We have already extracted about 80% of the total 244,000 tons of minable gold in the world.
What is the gold of fools? Where does most of the world’s gold currently come from? Is the Nobel Prize made of gold? These and other questions are answered by writer Emily Goodman in this report published by the American “Reader’s Digest” magazine.
1- Pure gold can be stretched
A 50-mile (one mile is 1.6 km) strand of one ounce of pure gold can be stretched without breaking; This strand will be so thin that it cannot be easily seen with the naked eye. If we add the amount of gold in the world, we can get a thin thread that wraps around the globe 11 million times.
2- Do not bite the gold
Contrary to popular belief, biting down gold and showing teeth marks on it is not an effective way to ensure its purity. Gold medals, for example, are soft enough to show tooth marks, knowing that they have not been made of pure gold since the 1912 Summer Games in Stockholm. Most of the modern gold medals are silver, and the medals for winners at the 2016 Rio de Janeiro Olympics contain only 1.2% of gold.
3- The Nobel Prize is made of gold
The Nobel Prize is made of gold, but its purity has gradually decreased since 1980, going from 23 karat to 18 karat gold plated with 23 karat. The value of gold in each medal is about 8 thousand dollars.
4- Gold color can be changed
The natural yellow gold color is affected when mixed with other metals, which gives it more hardness. White gold contains nickel or palladium, while pink gold acquires its color from copper added to it, and there is also green color that is a product of mixing gold, silver, and sometimes zinc or cadmium. To determine the percentage of gold in any piece, divide the karat content by 24 and multiply it by 100, and the resulting percentage will represent the amount of gold.
5- Pyrite is the mineral known as fools’ gold
Pyrite, a mineral known as fools’ gold, has deceived many, including Christopher Newport, an English sailor and pirate and a Jamestown explorer, who sailed with a cargo to London in the 17th century. Although pyrite can be a disappointing find, it is often found near real gold sources, so a gold finder who stops digging as soon as he finds a piece of pyrite may be truly foolish.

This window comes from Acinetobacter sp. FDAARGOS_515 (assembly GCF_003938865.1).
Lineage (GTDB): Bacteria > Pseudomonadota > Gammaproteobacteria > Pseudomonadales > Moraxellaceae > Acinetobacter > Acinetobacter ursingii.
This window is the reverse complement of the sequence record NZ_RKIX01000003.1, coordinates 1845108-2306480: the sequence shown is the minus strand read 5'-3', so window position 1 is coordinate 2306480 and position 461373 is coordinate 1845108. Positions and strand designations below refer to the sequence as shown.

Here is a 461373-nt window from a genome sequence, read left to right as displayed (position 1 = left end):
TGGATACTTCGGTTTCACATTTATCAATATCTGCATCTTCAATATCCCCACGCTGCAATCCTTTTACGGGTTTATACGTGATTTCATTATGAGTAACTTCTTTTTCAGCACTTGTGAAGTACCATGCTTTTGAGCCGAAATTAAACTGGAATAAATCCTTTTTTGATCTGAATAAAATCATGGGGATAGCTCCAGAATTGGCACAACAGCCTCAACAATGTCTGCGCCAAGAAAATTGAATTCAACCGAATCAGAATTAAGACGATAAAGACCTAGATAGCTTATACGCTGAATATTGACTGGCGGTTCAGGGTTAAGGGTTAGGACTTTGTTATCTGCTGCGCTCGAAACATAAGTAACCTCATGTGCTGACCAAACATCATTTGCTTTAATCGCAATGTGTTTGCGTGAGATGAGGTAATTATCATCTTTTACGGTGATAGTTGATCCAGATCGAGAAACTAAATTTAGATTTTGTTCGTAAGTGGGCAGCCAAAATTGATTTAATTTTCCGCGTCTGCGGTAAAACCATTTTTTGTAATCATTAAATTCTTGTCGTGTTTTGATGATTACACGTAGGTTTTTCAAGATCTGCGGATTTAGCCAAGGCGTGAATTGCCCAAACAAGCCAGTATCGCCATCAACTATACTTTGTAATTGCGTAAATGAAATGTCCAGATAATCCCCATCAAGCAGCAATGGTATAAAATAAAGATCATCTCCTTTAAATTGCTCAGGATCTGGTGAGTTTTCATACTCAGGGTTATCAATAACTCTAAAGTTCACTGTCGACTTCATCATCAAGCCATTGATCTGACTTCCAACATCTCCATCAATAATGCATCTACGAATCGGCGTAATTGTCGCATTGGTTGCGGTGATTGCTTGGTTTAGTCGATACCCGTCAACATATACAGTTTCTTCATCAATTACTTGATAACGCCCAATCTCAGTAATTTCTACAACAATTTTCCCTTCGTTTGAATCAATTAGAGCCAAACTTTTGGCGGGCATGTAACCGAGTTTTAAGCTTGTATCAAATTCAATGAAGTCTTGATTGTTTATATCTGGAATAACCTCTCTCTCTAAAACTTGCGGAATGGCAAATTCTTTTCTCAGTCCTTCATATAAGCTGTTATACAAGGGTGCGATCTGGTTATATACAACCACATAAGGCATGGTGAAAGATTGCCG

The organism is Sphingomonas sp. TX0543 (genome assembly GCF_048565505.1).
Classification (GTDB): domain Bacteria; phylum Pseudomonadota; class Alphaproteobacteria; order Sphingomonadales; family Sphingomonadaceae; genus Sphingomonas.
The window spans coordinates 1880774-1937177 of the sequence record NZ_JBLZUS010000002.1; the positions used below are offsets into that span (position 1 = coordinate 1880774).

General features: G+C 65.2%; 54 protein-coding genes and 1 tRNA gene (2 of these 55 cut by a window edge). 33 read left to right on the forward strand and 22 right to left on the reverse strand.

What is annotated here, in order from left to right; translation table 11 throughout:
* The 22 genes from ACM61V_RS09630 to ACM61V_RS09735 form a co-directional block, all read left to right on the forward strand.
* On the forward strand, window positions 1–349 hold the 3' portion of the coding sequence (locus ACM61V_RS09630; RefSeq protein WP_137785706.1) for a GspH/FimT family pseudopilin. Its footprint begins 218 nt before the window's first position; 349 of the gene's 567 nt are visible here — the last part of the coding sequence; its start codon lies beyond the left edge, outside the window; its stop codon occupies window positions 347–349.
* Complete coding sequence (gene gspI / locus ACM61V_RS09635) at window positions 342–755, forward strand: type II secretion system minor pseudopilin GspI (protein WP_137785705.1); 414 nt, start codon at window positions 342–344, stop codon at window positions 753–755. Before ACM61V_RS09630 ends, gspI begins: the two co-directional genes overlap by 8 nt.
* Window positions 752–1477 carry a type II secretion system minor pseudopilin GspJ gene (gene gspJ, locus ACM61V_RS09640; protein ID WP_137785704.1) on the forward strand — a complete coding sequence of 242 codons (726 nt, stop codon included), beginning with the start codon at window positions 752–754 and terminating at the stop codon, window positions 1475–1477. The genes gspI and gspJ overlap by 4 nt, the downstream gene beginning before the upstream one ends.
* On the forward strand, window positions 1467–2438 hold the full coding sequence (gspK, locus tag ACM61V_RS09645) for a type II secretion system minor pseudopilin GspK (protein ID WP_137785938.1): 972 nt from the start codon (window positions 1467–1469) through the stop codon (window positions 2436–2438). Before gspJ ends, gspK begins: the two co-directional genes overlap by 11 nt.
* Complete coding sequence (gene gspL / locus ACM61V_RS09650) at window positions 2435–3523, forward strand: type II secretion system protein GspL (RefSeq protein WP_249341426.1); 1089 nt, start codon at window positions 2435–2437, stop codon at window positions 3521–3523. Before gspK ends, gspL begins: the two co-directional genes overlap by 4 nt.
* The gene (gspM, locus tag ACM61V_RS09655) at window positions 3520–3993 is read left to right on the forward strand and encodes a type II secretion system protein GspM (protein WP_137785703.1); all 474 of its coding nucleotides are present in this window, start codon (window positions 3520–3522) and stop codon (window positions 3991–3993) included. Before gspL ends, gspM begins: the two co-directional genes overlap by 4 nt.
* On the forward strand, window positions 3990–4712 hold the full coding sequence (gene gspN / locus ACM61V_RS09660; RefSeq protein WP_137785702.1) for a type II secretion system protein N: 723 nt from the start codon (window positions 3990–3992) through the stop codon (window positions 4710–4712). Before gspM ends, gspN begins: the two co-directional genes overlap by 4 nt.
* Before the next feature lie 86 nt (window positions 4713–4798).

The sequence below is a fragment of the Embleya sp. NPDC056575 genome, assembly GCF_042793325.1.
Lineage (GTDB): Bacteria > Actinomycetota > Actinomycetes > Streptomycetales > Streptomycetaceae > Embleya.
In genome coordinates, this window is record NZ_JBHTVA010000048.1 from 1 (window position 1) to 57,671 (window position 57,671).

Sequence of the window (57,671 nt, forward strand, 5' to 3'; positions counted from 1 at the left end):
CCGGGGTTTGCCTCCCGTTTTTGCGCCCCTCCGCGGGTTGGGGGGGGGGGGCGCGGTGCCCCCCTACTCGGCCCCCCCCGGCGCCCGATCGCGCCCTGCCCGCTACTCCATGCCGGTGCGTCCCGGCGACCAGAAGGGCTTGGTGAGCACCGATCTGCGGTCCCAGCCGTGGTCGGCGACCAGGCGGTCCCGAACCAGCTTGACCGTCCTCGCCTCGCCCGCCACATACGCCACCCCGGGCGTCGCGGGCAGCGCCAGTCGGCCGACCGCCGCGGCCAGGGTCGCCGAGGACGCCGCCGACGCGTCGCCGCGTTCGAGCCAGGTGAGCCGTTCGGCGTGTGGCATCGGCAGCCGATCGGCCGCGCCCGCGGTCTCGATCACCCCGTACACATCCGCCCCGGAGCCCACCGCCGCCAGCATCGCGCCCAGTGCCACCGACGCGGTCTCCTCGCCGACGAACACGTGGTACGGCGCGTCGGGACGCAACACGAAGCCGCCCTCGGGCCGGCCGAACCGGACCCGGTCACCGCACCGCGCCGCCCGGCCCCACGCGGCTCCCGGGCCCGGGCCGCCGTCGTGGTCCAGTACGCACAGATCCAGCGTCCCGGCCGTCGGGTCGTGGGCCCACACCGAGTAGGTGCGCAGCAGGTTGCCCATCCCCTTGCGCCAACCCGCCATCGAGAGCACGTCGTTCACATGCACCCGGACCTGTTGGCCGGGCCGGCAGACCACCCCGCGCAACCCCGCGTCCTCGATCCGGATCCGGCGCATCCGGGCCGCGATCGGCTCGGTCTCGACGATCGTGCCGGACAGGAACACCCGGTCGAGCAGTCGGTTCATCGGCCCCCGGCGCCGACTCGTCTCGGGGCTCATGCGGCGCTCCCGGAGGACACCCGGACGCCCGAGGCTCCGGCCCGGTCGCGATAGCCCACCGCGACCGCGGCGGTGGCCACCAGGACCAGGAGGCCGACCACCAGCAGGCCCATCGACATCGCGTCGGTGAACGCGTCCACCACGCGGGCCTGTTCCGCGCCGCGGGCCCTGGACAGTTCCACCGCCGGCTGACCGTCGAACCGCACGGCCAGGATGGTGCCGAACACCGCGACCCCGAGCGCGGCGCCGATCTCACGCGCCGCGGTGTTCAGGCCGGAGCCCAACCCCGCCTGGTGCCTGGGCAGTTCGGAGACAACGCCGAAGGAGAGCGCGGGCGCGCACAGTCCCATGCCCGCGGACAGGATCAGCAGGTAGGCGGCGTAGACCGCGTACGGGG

6- The US Treasury Department currently owns 147.3 million ounces (an ounce is equivalent to about 28 grams) of gold bars
Nearly half of this amount, which is estimated to be worth more than $ 130 billion, is stored in the American Alloy Depository Building known as Fort Knox. And this place is reinforced with tight security so that the only president who entered this castle is Franklin Roosevelt, and he was the one who effectively pulled us off the gold standard in 1933, which the United States did not completely abandon until 1971.
7- Most of the world’s gold is mined in China
China surpassed South Africa in total gold production in 2017, but the world’s largest gold crystal – a very rare geometric formation that can appear on gold samples – weighs 7.7 ounces, which were found decades ago in Venezuela.
8- Some gold comes from wastewater
Among the most surprising sources of gold is treated wastewater. In 2015, after analyzing sewage sludge from local treatment plants, researchers at Arizona State University concluded that the wastewater produced annually in a city with a population of one million provides, on average, $ 2.6 million worth of gold and silver.
9- We have extracted about 80% of the world’s gold
We have already extracted about 80% of the total 244,000 tons of minable gold in the world. The ocean water and the seabed contain about 20 million additional tons, and it cannot be extracted due to the high costs involved. There is a large amount of gold in outer space, and the value of the gold found on one asteroid alone (called Siki 16) is hundreds of billions of dollars.
10- Until now, we have transported gold to outer space and we have not brought gold from there
Space suits and spacecraft are gilded to reflect the sun’s harmful infrared rays. NASA seeks to coat any compound with gold to keep it cool because radiation generates a lot of heat.